Questionable Marketing Skills

As a future (hopefully) private practice owner, I spend a lot of time considering how I intend to market myself as a neurocentric physical therapist in an orthocentric world. I have come up with few answers, which explains my continued employ in the home care environment. Still, I continue to keep Seth Godin’s blog in my RSS reader for pearls of wisdom and insight into what I might to do myself one day…

“Perfecting your talk… And polishing your service until all elements of you disappear might be obvious tactics, but they remove the thing we were looking for: you.”

My efforts to perfect my talk or polish my service is not a means to disappear or hide who I am; it is a way to evolve into who I wish to be. What if I need to eventually sell not what I do, but rather what I understand?

“Sometimes,’ never let them see you sweat,’ is truly bad advice. The work of an individual who cares often exposes the grit and determination and effort that it takes to be present.”

Perhaps one of the difficulties that many physical therapists have with self-promotion is the necessary dichotomy between the caring clinician and the marketable persona. Often, the most successful clinicians are those who approach their patients with a quiet and outward confidence. They listen more than they speak. They provide nonthreatening input in the context of patient-centered conversation. It is never about them, or how hard they are working on their craft; it is only with effort that they are able to create a therapeutic alliance with their patient while it is the illusion of peaceful effortlessness that breeds confidence in their patient.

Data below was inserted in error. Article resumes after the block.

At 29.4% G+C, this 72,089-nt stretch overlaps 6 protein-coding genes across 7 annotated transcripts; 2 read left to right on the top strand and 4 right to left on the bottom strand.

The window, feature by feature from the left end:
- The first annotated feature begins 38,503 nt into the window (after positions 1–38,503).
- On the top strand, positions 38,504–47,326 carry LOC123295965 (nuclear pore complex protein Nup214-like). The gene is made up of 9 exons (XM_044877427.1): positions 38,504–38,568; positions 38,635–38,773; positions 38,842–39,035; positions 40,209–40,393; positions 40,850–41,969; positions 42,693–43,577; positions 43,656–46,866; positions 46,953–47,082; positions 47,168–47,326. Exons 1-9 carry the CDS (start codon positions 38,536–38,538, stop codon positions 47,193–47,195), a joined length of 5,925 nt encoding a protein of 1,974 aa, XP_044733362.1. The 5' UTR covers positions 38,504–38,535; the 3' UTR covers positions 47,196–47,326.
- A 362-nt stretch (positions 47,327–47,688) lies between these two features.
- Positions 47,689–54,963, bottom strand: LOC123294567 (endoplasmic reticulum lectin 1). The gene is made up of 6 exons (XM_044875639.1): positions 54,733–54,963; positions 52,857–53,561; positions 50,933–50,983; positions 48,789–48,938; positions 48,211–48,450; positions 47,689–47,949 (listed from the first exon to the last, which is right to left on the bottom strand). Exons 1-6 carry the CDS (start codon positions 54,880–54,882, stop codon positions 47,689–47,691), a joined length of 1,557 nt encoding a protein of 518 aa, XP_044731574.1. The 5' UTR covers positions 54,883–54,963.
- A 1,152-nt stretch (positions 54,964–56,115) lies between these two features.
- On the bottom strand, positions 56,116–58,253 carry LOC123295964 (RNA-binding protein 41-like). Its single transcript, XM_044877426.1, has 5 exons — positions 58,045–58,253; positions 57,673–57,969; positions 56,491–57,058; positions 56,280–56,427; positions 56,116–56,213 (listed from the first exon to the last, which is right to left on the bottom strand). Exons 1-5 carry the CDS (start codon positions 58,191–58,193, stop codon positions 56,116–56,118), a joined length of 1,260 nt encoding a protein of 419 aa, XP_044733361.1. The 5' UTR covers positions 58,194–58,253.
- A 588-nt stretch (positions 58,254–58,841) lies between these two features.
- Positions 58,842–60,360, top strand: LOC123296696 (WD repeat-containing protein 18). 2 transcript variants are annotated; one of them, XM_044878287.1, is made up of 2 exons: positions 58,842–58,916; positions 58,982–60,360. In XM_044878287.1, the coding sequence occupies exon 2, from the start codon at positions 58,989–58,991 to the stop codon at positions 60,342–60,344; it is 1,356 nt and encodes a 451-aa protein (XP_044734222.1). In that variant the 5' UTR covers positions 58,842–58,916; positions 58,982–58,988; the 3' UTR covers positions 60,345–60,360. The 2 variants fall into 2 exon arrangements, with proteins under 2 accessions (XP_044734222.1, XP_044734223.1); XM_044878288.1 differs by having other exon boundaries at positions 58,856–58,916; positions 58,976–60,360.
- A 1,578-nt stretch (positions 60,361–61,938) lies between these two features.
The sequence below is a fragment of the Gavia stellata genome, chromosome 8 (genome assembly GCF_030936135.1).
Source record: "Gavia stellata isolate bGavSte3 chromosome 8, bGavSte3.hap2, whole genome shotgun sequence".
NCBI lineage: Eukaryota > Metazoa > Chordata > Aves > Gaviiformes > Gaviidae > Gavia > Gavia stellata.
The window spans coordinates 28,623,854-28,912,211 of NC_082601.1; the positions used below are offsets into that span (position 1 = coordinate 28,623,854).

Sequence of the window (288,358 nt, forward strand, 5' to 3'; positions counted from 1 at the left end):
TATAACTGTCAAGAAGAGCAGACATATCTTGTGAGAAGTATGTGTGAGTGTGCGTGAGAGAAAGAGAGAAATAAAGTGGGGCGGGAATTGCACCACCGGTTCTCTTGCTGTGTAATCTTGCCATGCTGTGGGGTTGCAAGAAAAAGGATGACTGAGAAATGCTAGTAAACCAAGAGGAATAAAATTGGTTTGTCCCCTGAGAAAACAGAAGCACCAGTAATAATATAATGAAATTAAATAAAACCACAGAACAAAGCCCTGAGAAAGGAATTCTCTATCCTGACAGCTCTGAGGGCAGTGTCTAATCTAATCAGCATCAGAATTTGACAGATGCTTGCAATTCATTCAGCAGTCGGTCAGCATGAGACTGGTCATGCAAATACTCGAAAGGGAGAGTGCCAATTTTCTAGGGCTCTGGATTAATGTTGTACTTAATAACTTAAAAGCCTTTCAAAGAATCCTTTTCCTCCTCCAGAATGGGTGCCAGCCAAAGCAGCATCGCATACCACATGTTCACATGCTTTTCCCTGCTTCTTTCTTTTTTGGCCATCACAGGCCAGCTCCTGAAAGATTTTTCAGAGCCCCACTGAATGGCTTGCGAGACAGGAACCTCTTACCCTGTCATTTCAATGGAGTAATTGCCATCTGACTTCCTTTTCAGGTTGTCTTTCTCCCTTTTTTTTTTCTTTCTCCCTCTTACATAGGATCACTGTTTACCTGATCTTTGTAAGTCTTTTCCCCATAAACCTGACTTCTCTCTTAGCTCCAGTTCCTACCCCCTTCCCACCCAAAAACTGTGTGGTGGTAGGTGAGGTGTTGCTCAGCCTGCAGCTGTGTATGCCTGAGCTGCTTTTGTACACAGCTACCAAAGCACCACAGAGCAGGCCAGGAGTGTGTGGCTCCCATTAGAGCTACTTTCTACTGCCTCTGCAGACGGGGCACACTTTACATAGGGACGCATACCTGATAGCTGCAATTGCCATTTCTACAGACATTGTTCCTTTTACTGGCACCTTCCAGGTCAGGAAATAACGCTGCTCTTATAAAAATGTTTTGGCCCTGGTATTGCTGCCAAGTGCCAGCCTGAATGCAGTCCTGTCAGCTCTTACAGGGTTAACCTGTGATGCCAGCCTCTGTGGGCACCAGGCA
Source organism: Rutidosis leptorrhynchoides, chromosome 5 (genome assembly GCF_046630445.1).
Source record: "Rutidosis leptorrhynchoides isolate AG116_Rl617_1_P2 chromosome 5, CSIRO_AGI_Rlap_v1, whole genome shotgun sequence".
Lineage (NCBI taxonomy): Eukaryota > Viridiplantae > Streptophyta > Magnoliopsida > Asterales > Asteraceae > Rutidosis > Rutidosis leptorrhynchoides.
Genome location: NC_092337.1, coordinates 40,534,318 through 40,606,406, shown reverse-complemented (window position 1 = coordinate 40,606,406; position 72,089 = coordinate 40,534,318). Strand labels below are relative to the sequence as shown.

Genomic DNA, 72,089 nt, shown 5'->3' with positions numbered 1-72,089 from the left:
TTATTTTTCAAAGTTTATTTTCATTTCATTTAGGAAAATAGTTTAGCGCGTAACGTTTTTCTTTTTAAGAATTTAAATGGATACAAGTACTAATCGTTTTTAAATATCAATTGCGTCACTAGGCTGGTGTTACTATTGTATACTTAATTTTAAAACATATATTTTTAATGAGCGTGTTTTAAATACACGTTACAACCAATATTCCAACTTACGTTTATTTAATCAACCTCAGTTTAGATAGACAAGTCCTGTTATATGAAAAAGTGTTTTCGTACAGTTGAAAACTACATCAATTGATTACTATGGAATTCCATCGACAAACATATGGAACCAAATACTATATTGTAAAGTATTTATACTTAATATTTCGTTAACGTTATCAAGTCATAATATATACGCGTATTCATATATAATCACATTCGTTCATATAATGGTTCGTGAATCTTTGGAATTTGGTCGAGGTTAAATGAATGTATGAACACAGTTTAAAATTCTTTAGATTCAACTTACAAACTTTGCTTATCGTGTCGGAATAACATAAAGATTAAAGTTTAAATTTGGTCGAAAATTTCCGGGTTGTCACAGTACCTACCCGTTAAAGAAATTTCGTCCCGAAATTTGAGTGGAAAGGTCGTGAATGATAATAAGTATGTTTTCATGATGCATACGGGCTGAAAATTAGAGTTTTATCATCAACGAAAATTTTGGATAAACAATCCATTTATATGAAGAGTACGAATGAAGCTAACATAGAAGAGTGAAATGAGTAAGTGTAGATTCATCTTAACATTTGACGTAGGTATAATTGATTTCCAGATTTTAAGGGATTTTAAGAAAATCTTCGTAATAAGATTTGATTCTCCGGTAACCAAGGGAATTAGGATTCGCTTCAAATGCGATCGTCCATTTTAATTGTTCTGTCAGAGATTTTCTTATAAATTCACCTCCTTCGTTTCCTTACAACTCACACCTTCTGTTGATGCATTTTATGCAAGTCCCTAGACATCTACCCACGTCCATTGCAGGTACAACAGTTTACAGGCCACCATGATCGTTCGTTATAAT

Meanwhile, it is the bombastic and charismatic self promoter that so often succeeds in marketing his latest tools, techniques and equipment in his “state of the art” facility. Unfortunately (for them), they are selling “small promises” according to Mr. Godin, “features added” to their service that eventually let everyone down.

It occurs to me, however, that the goal for marketing genuine and authentic care should be an easy sell:

“The big promises of transparency and care, of design and passion, of commitment and stewardship–we ought to be demanding more of this.”

Selling understanding is a challenge, especially when the person you are marketing to considers your craft a commodity and unjustly believes that understanding is universal while skilled care is rendered by the hands, not the mind. But it is only with a deeper understanding of who I am (and what I represent) that my own “big promises” can be appreciated.

I still don’t know how I will sell this…

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